Antiquing is one of our favorite things to do as a couple… I know it doesn’t sound “manly,” but when you are married to a history teacher, antiquing is totally up his alley too. We have been able to find some fun items over the years that have become staples in our home. But usually, when we buy something, it needs a little TLC.
So, I wanted to do a quick post on refurbishing antiques. For an example, I will showcase my early 1900s library desk that just so happens to be my office desk. Obviously, depending on the piece, refurbishing will be different for everything and everyone. But my main point is if it is a true historical piece, keep it’s integrity. It will be good to you if you’re good to it.
Step 1: Clean It Up
If you have a piece that is in pristine condition you may not need to do much more. Take a soft cloth or brush and make sure any debris are off the item. Next, dampen the cloth with simple water and wipe clean. If the item is extremely dirty and you will be truly refurbishing use some mineral spirits to get a good deep clean. Mineral spirits can damage any varnishes or top coats, so use wisely and always use with CAUTION.
Use any chemical where it is well ventilated and wear a mask, if possible.
Step 2: Sand off the Old.
When I got this library desk, you could tell it had been used as someone’s work bench. It had spent some time outside, lots of spilled paint in areas, deep scratches, and about an inch of dirt. It needed lots of love. I took an electric hand sander, medium grit sand paper, and began my hours of sanding every nook and cranny. When sanding always go with the grain, and focus on one section at a time.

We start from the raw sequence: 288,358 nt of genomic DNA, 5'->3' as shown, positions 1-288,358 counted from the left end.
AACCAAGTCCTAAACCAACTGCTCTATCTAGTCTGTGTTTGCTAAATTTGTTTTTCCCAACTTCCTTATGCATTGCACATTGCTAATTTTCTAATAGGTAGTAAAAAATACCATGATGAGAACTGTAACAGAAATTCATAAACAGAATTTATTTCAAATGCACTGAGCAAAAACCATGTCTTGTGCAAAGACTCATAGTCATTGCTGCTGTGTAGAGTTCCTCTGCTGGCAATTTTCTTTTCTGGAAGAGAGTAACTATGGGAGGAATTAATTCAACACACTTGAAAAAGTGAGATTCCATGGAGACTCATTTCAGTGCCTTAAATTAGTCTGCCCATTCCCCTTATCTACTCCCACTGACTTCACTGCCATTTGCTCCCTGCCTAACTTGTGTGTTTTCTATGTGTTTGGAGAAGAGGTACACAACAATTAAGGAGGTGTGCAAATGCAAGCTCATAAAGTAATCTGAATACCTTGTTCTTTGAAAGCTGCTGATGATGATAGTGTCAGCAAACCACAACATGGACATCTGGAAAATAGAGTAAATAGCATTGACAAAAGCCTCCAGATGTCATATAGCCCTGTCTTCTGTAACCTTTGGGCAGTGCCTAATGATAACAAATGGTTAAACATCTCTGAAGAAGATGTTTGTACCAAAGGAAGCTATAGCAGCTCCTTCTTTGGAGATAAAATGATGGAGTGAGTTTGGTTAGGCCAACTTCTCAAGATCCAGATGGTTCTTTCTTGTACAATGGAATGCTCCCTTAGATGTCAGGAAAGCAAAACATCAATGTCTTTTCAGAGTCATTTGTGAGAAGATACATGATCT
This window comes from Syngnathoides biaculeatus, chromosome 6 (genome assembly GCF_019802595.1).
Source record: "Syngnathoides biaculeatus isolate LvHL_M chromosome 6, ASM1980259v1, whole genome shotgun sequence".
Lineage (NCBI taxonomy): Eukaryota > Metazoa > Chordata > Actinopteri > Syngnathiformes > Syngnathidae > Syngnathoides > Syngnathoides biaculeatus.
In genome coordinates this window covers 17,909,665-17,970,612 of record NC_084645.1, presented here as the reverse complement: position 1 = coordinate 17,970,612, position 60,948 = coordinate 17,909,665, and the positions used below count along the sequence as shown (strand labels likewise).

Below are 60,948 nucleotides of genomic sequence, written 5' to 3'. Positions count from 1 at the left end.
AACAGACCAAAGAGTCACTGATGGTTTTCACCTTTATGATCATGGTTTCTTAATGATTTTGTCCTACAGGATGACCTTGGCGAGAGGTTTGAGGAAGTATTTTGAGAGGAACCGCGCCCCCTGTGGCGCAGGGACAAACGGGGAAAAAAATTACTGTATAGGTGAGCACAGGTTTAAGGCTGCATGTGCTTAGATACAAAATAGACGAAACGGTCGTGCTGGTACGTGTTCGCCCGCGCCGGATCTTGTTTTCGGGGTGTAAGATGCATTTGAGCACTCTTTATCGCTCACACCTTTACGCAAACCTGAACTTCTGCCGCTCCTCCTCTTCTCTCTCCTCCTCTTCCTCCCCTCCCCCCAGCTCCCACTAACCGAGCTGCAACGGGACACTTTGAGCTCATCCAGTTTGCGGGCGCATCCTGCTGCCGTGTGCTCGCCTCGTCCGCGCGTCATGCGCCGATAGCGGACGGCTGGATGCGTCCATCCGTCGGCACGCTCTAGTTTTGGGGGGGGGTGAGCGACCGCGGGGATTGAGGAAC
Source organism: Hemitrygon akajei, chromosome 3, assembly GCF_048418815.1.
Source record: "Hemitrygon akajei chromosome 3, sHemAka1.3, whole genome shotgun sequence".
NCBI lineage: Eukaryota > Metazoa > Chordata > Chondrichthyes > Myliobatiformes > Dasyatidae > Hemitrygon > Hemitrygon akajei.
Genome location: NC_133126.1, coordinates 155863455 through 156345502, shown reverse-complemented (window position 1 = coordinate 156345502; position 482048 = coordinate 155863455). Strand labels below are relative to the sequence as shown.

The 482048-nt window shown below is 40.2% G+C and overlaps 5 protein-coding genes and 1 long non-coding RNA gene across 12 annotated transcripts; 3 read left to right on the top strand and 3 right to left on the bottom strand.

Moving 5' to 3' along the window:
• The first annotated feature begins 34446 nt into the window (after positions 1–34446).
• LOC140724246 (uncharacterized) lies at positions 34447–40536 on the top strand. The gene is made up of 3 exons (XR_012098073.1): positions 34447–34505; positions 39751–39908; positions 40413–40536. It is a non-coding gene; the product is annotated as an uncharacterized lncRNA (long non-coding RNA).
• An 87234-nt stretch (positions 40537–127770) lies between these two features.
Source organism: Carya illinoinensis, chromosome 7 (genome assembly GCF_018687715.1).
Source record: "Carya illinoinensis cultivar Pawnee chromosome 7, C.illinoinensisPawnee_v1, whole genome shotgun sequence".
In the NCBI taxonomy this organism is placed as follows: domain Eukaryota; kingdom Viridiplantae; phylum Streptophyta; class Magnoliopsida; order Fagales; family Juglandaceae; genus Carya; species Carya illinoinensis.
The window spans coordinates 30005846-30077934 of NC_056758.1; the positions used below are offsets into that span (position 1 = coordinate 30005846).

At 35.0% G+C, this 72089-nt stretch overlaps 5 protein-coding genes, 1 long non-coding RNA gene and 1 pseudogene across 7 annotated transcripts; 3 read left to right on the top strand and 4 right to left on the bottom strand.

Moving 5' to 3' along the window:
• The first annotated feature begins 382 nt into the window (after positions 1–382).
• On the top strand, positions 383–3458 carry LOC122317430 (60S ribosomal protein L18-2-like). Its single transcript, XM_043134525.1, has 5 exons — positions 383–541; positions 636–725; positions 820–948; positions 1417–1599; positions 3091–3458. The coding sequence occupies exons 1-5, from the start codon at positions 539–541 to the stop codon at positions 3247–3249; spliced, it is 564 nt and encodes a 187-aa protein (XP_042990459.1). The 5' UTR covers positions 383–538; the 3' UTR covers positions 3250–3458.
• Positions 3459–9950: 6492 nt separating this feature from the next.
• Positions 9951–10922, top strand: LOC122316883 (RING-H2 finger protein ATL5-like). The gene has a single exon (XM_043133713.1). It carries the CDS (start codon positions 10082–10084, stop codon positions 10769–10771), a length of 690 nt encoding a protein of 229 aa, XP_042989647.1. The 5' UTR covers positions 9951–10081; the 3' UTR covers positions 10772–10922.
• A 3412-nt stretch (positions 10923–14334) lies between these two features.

After the first sanding. I sanded it down about four times.
Step 3: Fix Any Damage.
Depending on the piece, you may need to repair any large cracks, broken knobs, wobbly legs. Most repairs can be done with some basic tools, wood glue, and yes more sand paper to make any repaired areas smooth before the next step. On my desk, it needed some intense sanding, new knobs, and some extra care inside the drawer.
Step 4: Stain or Leave Natural.
Depending on the type of wood you may choose to stain your piece. Yes, you can paint too… but remember this post is about real antiques and keeping their original integrity. I chose a red mahogany stain color from MINWAX to accent the natural colors I loved about this piece.
Step 5: Seal It Up.
Once your stain is the desired color and every area is evenly stained, it is time to protect all that hard work. I recommend using a water based, polycrystalline. It’s so easy to work with and cleans up with warm, soapy water. I recommend doing at least two coats. Allow each coat to dry and evenly apply with a smooth brush.
Here’s my quick Insta-Story on how to seal!
Step 6: Finishing Touches
I kept what I could to keep this piece as close to the original design. However, due to some broken knobs I needed to find something new. The drawer was also extremely splintery and rough. So, after sanding and deeply cleaning I used some decoupage glue and lined the drawers with some fun, neutral colored honey comb scrapbook paper I found at Michael’s, the craft store.
Do what makes you happy! If you have a piece that you want to paint, paint it. If you like the natural wood than just leave it natural. The point of this post is to just give you a few tips on how to make a piece of furniture better. So, keep these tips in mind the next time you go antiquing by yourself, with a friend, or your spouse!
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